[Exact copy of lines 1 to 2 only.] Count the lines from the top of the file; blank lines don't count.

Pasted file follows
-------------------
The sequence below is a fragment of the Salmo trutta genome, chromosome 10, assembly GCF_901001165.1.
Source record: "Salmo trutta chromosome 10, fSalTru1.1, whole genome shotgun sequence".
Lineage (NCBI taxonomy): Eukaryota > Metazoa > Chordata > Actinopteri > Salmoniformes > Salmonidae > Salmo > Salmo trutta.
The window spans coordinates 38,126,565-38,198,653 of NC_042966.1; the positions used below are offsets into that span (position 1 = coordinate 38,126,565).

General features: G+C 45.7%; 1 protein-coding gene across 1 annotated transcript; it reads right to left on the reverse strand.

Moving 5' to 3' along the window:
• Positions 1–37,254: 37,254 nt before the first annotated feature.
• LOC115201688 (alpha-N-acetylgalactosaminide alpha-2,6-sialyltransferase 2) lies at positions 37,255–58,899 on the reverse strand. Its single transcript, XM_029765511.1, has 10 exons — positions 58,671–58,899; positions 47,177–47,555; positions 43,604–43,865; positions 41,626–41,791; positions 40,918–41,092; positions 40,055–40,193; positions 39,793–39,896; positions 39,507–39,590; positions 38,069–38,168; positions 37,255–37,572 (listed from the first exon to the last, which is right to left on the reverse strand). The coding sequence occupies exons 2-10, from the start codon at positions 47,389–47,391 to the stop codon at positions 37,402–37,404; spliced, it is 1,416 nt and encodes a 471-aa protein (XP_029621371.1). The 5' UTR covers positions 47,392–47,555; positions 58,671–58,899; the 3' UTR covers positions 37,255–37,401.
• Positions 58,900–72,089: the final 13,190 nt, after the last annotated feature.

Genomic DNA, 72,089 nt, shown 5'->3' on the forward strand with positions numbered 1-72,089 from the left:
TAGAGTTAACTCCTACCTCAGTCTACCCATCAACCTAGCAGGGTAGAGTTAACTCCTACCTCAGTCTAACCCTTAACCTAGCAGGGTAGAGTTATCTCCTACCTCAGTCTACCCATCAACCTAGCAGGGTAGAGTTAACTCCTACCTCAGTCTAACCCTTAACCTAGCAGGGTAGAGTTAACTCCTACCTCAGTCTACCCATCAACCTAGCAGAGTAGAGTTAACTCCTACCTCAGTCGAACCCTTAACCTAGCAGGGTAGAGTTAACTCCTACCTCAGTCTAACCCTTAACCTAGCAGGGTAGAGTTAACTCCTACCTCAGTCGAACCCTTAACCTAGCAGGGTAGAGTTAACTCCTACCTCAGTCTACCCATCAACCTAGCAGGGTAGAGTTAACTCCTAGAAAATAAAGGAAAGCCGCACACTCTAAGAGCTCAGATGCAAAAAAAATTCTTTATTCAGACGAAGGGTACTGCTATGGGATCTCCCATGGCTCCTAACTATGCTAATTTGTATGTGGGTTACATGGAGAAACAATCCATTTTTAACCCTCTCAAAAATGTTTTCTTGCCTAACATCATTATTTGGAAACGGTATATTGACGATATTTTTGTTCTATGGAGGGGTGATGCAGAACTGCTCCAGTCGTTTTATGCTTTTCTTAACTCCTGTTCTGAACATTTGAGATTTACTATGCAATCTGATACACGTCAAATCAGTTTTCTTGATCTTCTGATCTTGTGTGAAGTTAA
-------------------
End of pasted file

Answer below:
The sequence below is a fragment of the Salmo trutta genome, chromosome 10, assembly GCF_901001165.1.
Source record: "Salmo trutta chromosome 10, fSalTru1.1, whole genome shotgun sequence".